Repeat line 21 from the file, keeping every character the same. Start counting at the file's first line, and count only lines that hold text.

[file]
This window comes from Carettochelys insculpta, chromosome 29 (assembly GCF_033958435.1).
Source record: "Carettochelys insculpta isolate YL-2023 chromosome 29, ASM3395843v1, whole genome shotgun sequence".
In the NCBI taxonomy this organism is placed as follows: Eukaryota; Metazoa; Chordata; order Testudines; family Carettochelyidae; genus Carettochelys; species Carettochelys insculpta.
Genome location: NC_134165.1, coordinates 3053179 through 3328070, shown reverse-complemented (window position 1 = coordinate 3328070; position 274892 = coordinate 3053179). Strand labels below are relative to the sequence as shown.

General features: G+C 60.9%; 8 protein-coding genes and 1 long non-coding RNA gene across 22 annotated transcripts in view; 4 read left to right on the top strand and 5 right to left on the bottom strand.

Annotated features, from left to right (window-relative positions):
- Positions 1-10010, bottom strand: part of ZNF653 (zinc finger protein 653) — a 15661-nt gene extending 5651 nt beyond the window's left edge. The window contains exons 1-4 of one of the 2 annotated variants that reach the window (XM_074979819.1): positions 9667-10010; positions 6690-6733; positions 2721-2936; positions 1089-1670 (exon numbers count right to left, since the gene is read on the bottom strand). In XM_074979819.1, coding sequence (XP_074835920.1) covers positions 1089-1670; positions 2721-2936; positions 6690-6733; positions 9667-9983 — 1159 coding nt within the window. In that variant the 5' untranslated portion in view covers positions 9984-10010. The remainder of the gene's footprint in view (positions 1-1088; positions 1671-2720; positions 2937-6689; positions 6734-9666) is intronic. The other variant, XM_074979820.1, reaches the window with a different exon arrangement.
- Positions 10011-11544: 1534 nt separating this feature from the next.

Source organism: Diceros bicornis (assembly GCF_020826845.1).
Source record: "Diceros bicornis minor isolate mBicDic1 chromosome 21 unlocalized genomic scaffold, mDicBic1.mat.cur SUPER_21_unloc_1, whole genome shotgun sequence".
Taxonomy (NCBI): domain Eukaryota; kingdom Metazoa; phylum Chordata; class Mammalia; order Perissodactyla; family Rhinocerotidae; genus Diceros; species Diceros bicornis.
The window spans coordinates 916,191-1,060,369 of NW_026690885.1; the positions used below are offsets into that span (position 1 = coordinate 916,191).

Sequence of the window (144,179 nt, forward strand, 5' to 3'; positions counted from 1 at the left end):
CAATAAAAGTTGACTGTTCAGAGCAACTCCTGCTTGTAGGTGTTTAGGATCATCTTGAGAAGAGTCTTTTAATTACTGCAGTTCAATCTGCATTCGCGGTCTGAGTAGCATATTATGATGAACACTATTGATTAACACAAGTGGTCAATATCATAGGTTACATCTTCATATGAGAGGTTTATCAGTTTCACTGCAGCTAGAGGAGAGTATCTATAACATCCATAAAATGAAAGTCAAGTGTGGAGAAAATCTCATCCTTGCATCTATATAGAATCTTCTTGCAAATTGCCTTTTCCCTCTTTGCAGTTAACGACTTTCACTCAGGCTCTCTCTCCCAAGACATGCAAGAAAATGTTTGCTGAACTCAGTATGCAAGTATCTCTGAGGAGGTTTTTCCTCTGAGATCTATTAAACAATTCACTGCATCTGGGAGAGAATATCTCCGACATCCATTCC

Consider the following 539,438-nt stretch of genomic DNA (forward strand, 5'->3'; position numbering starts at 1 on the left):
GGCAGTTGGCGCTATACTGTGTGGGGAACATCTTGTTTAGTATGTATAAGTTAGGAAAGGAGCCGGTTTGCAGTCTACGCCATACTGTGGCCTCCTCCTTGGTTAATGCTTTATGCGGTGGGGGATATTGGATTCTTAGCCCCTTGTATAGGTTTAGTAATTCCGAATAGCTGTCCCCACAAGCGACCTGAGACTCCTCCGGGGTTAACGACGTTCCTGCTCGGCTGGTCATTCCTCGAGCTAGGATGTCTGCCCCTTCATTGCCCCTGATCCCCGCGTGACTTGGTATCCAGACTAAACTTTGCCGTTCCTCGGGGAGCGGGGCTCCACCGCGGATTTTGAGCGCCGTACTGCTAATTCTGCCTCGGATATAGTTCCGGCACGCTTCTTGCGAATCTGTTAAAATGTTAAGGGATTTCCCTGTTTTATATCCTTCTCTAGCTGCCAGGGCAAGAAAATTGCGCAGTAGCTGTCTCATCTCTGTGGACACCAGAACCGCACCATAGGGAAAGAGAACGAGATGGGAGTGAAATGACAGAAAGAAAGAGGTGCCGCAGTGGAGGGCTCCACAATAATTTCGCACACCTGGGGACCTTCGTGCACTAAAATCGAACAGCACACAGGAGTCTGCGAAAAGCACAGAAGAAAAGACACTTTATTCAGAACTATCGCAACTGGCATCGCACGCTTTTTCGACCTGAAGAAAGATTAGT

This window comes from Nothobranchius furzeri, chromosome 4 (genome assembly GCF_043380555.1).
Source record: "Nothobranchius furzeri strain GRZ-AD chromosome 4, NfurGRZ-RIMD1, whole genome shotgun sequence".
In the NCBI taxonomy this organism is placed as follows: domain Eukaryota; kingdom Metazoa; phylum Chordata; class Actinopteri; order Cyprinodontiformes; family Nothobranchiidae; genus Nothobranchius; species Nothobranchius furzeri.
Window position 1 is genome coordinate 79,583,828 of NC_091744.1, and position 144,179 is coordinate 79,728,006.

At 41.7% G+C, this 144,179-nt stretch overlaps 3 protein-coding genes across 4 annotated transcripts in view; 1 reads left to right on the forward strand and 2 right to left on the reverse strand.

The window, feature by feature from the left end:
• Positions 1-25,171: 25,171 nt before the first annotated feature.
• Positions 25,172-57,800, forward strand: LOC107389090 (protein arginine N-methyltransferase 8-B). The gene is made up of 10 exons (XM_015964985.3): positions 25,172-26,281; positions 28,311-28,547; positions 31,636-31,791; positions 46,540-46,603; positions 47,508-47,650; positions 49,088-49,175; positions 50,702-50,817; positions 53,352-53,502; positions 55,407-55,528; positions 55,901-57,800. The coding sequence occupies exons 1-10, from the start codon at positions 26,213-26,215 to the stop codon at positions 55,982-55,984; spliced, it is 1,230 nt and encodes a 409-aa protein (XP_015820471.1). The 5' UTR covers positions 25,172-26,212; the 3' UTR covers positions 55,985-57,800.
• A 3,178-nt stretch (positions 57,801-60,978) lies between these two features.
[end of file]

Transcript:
At 41.7% G+C, this 144,179-nt stretch overlaps 3 protein-coding genes across 4 annotated transcripts in view; 1 reads left to right on the forward strand and 2 right to left on the reverse strand.